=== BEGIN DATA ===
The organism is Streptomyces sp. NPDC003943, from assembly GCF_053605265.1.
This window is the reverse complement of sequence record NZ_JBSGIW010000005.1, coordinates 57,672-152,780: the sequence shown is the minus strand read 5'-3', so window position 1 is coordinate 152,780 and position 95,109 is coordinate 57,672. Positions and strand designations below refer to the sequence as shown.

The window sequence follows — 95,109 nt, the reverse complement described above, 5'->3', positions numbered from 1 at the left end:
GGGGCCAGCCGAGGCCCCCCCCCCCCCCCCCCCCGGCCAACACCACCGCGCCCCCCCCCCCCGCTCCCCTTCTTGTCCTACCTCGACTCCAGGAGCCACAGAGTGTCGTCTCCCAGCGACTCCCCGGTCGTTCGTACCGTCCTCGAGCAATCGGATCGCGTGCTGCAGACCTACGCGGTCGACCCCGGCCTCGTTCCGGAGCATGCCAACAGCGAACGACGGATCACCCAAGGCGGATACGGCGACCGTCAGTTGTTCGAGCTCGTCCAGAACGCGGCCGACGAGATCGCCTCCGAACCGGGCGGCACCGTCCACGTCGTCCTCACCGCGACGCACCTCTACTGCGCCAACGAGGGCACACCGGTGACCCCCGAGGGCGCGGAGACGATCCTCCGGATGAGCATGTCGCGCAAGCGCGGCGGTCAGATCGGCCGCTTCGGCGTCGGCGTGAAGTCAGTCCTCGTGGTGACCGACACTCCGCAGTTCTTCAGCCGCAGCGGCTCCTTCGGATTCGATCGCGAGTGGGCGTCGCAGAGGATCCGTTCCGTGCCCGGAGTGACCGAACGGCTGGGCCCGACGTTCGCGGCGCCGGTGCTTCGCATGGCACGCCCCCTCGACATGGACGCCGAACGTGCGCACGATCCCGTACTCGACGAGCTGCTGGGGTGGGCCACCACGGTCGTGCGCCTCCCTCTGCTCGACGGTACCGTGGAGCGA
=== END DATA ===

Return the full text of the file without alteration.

The organism is Streptomyces sp. NPDC003943, from assembly GCF_053605265.1.
This window is the reverse complement of sequence record NZ_JBSGIW010000005.1, coordinates 57,672-152,780: the sequence shown is the minus strand read 5'-3', so window position 1 is coordinate 152,780 and position 95,109 is coordinate 57,672. Positions and strand designations below refer to the sequence as shown.

The window sequence follows — 95,109 nt, the reverse complement described above, 5'->3', positions numbered from 1 at the left end:
GGGGCCAGCCGAGGCCCCCCCCCCCCCCCCCCCCGGCCAACACCACCGCGCCCCCCCCCCCCGCTCCCCTTCTTGTCCTACCTCGACTCCAGGAGCCACAGAGTGTCGTCTCCCAGCGACTCCCCGGTCGTTCGTACCGTCCTCGAGCAATCGGATCGCGTGCTGCAGACCTACGCGGTCGACCCCGGCCTCGTTCCGGAGCATGCCAACAGCGAACGACGGATCACCCAAGGCGGATACGGCGACCGTCAGTTGTTCGAGCTCGTCCAGAACGCGGCCGACGAGATCGCCTCCGAACCGGGCGGCACCGTCCACGTCGTCCTCACCGCGACGCACCTCTACTGCGCCAACGAGGGCACACCGGTGACCCCCGAGGGCGCGGAGACGATCCTCCGGATGAGCATGTCGCGCAAGCGCGGCGGTCAGATCGGCCGCTTCGGCGTCGGCGTGAAGTCAGTCCTCGTGGTGACCGACACTCCGCAGTTCTTCAGCCGCAGCGGCTCCTTCGGATTCGATCGCGAGTGGGCGTCGCAGAGGATCCGTTCCGTGCCCGGAGTGACCGAACGGCTGGGCCCGACGTTCGCGGCGCCGGTGCTTCGCATGGCACGCCCCCTCGACATGGACGCCGAACGTGCGCACGATCCCGTACTCGACGAGCTGCTGGGGTGGGCCACCACGGTCGTGCGCCTCCCTCTGCTCGACGGTACCGTGGAGCGA